Polishing one’s teeth is imperative to a healthy smile. Yet as dental professionals, we see in our travels throughout Lawrence and really anywhere in Massachusetts and throughout New England people consuming products that reverse the work they do to keep their teeth bright and healthy. According to WebMD.com, tomato sauces, soft drinks, coffee, tea, wine, as well as fruits and berries create stains on our teeth that can be stubborn to remove, although too much of what can remove these stains can be harmful as well. The important information that follows will help address these issues.
How does a person who wants to eat the food they love but also wants a wonderful smile achieve the best of both worlds? New information is available to help our patients in the Merrimack Valley area understand the latest techniques and products available.
In an article written by the Indian Society of Periodontology titled, “Tooth polishing: The current status,” there is a concern that overzealous use of polishing procedures can, and often does, wear the surface tooth structure over time. Doing this correctly is very important.
First, though, it is important to identify the type of stain one has on their teeth, due to the fact that some stains simply cannot be addressed through polishing alone. Endogenous stains are those that are acquired during tooth development and are caused by factors that cannot be addressed by polishing alone. Exogenous stains, on the other hand, are those that are caused by our habits that discolor our teeth and can be addressed over time by way of conscious and deliberate polishing.
Make an appointment with Dr. Beninato and Dr. Patsi for help understanding this determination.
Choosing the right toothpaste: Prophylaxis paste
A prophylaxis paste is one that has a mild abrasive to help polish teeth. These polishers are effective at removing exogenous stains from teeth, but need to be considered carefully due to their abrasive nature and how that can change one’s teeth over time. In fact, according to the Society of Periodontology article, “excessive abrasion scratches the enamel, resulting in a less polished appearance and ultimately, contributing to an increased rate of exogenous stain reformation and bacterial plaque retention.”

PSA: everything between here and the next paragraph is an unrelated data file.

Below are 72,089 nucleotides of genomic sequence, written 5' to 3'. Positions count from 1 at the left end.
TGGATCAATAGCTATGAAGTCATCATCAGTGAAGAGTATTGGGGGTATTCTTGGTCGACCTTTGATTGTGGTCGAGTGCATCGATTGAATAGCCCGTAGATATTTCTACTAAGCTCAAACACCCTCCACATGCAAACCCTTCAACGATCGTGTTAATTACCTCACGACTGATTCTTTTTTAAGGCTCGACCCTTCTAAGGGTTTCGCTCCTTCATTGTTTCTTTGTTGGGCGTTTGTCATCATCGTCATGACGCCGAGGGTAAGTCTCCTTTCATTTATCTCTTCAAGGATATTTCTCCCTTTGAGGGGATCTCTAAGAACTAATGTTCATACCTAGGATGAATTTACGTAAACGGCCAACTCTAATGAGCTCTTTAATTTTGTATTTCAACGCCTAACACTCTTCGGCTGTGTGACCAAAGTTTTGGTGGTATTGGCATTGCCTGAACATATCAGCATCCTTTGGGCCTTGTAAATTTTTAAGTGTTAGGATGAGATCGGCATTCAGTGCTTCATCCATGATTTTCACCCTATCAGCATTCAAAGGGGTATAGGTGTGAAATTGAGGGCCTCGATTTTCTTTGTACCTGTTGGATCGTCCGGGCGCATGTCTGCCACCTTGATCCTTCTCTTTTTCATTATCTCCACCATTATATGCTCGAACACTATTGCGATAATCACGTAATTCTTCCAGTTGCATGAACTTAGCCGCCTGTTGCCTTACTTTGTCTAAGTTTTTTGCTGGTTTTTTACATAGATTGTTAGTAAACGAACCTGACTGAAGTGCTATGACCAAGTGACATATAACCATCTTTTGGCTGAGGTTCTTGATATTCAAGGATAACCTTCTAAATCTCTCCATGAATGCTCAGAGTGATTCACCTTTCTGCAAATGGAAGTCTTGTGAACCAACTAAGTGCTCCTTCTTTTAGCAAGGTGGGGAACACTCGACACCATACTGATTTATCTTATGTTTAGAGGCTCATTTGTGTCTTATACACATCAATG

Therefore, using such toothpaste should be done sparingly and with an understanding of the particle size used in the paste. Raabe Family Dentistry out of Denver, Colorado published an excellent index of the abrasiveness of common toothpastes which can help patients vary the products they use based upon need and effectiveness.
Choose the right polisher: Traditional toothbrushes and mechanical toothbrushes
Traditional toothbrushes are affordable and easy to use. There is no concern over batteries running out and they can be taken and used just about anywhere. As long as these brushes are replaced periodically, they are sufficient for general use, although they do have their drawbacks. In particular, one needs to be conscious of how they are brushing and make an effort to do it correctly. Generally speaking though, one should hold the brush at a 45 degree angle and brush for at least two minutes.
Mechanical toothbrushes definitely have their advantages. These toothbrushes are typically more effective at removing plaque and gingivitis than traditional toothbrushes. According to Healthline, electronic toothbrushes reduced plaque by 21 percent and gingivitis by 11 percent when compared to a normal toothbrush. Over time, this could mean a world of difference in one’s oral health.
Patients should speak to Dr. Beninato and Dr. Patsi about their concerns regarding the effectiveness of their polishing efforts and choose the right product and tools to meet their needs. Contact us today for an appointment.